Requiem for a Game

Alexander Pope wrote once that “to err is human, to forgive is divine.” Apparently, he forgot to tell sports fans.

It’s no longer enough for the focus of these fans’ passion to excel; now they must do it all the time. They must never err, especially should in erring they cost their team/club/franchise a run/goal/basket/point and ultimately, a win or loss.

But it’s always okay. Because if your team has somebody who isn’t living up to his/her expectations, s/he can just warm the bench until they get it all together.

At least, that’s what we’ve always believed.

Tuesday morning, the Boston Globe published a marvelous piece written by Tony Massarotti, who – as members of the over-burdened and over-criticized media in this sport-obsessed hamlet go – is one of the most straightforward writers this town has ever seen. He wrote about a subject that’s been beaten fairly to death in these parts lately – the plight of the never-ending, but soon-to-end Boston Red Sox season.

He, like anybody else with a pen, paper or Red Sox license plate frame, re-enters the overdone conversation about how ratings have dropped, and points a finger at anyone still blaming injuries for the team’s demise. But unlike those who wear the pink hats, belt out their best inebriated rendition of Sweet Caroline even though it’s Monday night and the Sox aren’t coming back from 8 runs down to the Indians, and whine ad nauseum when they sober up, Mazz doesn’t stop there.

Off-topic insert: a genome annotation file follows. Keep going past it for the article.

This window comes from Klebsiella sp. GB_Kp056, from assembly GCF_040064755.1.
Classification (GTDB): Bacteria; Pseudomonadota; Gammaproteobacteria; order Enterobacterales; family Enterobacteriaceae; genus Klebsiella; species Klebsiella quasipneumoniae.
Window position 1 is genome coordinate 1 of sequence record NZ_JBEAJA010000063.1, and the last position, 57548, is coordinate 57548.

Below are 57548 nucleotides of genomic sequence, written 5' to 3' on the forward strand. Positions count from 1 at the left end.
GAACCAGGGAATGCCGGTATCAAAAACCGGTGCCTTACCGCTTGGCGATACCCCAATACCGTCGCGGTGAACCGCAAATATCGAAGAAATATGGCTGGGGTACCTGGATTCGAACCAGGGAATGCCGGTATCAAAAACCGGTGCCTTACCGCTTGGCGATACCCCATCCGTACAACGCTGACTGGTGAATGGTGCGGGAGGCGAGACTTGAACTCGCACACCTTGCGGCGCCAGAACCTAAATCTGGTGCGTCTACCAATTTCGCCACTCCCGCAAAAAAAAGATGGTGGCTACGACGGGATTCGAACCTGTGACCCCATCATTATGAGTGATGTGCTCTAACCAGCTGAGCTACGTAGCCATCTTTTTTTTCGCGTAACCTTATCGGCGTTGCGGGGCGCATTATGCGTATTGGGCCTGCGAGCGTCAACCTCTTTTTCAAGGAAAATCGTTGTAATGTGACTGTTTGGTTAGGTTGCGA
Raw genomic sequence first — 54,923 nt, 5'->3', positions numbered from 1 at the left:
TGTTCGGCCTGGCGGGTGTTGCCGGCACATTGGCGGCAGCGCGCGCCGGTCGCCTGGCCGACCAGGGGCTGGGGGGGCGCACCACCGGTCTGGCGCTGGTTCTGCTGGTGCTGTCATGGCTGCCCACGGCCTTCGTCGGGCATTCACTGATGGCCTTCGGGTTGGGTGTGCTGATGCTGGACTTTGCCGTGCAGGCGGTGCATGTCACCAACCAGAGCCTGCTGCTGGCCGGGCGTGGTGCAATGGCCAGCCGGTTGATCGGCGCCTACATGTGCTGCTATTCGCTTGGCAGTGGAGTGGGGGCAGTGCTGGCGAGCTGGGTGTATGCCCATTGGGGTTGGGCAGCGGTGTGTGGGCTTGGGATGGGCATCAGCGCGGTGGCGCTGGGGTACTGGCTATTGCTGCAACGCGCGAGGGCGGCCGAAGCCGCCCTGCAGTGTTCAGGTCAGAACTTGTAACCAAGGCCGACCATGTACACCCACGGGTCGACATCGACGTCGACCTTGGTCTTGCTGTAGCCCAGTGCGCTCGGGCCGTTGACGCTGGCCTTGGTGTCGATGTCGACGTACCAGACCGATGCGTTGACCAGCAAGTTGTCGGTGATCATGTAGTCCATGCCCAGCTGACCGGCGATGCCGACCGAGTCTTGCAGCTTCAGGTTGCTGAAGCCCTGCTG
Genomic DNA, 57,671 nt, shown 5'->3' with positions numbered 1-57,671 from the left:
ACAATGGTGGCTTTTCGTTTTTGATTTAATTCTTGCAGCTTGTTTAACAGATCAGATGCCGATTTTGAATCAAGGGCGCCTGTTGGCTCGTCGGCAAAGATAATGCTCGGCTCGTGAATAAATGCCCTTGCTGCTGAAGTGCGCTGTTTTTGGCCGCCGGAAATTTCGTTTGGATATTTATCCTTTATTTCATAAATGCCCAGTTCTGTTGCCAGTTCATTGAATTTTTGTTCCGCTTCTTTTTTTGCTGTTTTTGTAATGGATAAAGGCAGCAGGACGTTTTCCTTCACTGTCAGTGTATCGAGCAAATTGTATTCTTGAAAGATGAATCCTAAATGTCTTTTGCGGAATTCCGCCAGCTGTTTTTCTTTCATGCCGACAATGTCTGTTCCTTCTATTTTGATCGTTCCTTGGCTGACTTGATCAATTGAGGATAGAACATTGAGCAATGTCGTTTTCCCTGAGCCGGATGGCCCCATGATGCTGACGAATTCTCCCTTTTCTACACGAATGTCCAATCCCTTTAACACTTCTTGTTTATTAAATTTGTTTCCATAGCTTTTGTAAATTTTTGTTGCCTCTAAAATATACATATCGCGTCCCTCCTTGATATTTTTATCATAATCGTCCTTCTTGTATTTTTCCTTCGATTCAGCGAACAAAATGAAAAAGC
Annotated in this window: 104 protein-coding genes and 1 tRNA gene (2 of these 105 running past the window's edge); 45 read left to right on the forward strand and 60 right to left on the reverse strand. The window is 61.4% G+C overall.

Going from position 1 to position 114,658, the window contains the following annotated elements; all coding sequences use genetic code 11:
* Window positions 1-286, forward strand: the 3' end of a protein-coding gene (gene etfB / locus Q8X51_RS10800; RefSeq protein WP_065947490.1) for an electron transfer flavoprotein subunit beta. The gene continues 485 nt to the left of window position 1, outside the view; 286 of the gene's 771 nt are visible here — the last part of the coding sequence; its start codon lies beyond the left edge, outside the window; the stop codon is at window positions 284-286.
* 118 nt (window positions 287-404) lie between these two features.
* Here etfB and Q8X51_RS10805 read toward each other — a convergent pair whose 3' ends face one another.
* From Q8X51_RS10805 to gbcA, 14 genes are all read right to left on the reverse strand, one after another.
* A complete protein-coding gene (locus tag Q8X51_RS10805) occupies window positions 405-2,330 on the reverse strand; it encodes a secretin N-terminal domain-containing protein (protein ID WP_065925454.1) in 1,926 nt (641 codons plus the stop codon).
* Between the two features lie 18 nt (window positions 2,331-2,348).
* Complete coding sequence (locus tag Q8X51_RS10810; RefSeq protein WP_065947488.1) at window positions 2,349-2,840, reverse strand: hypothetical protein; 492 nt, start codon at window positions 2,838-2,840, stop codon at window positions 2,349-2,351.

He does what fans are either overly excited about or completely afraid to do. He looks forward. And if the Red Sox are bad this year, just wait until next year, he says.

The outfield, of course, will feature another-year-older Mike Cameron and a Jacoby Ellsbury who might be afraid to dive for balls – but really, that’s no matter, because Ryan Kalish and/or Darnell McDonald can step in in their stead.

The infield will feature Dustin Pedroia and Kevin Youkilis on the right. Marco Scutaro will likely still be at short, but if it’s a bit overbearing to just assume that Adrian Beltre will re-sign with the Sox for four or five years at around $15 million a year, then it’s downright silly to assume he’ll take the $5 million option he has pending for 2011.

We don’t know if Victor Martinez will be behind the plate, or if David Ortiz will continue to torment the Red Sox’ opponents’ pitching. It’s reasonable to believe, above all other things, that at least one of Beltre, Martinez or Ortiz is not coming back next year. That’s not to say it can’t happen.

The Red Sox could look very different next year without Ortiz or Beltre in the lineup.

Ortiz is owed $12.5 million on a club option held by the Sox for 2011. Theo could renegotiate this contract and extend Ortiz to the tune of something like three years for $20 million. That would save the team somewhere around five million on Ortiz alone.